A peasant becomes fond of his pig and is glad to salt away its pork. What is significant, and is so difficult for the urban stranger to understand, is that the two statements are connected by an and and not by a but.
I canít tell you what art does and how it does it, but I know that often art has judged the judges, pleaded revenge to the innocent and shown to the future what the past suffered, so that it has never been forgotten. . . . Art, when it functions like this, becomes a meeting-place of the invisible, the irreducible, the enduring, guts, and honour.
Autobiography begins with a sense of being alone. It is an orphan form.
Is boredom anything less than the sense of oneís faculties slowly dying?
Nothing fortuitous happens in a childís world. There are no accidents. Everything is connected with everything else and everything can be explained by everything else. . . . For a young child everything that happens is a necessity.
What is saved in the cinema when it achieves art is a spontaneous continuity with all mankind. It is not an art of the princes or the bourgeoisie. It is popular and vagrant. In the sky of the cinema people learn what they might have been and discover what belongs to them apart from their single lives.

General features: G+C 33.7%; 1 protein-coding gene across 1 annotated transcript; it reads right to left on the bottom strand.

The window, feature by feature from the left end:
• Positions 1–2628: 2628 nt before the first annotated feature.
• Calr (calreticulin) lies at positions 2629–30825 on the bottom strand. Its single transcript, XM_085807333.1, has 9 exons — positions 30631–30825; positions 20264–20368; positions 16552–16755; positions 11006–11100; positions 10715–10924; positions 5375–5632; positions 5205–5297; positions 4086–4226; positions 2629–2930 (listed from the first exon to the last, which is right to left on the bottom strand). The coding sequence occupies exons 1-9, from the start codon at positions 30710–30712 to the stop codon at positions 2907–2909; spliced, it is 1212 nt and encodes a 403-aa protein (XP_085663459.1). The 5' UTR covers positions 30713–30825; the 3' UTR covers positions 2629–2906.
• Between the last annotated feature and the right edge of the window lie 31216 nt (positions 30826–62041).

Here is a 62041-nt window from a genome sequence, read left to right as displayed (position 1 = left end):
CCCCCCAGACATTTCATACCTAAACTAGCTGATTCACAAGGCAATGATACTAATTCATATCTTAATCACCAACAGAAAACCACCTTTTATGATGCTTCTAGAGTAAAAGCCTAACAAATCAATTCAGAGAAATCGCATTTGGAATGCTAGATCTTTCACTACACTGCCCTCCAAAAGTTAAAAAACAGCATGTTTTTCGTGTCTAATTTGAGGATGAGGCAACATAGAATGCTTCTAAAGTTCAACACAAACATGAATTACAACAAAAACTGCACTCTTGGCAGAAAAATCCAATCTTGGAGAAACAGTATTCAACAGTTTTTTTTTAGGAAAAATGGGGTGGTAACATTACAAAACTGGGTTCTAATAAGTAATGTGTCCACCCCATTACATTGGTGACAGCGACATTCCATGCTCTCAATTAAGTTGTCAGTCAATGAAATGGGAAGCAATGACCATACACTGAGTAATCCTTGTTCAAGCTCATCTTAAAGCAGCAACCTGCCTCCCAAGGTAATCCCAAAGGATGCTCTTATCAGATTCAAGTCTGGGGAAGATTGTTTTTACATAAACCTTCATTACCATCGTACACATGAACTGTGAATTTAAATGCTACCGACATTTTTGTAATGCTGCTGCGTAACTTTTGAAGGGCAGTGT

Compassion has no place in the natural order of the world which operates on the basis of necessity. Compassion opposes this order and is therefore best thought of as being in some way supernatural.
The envied are like bureaucrats; the more impersonal they are, the greater the illusion (for themselves and for others) of their power.
Glamour cannot exist without personal social envy being a common and widespread emotion.
When we suffer anguish we return to early childhood because that is the period in which we first learnt to suffer the experience of total loss. It was more than that. It was the period in which we suffered more total losses than in all the rest of our life put together.
The past grows gradually around one, like a placenta for dying.
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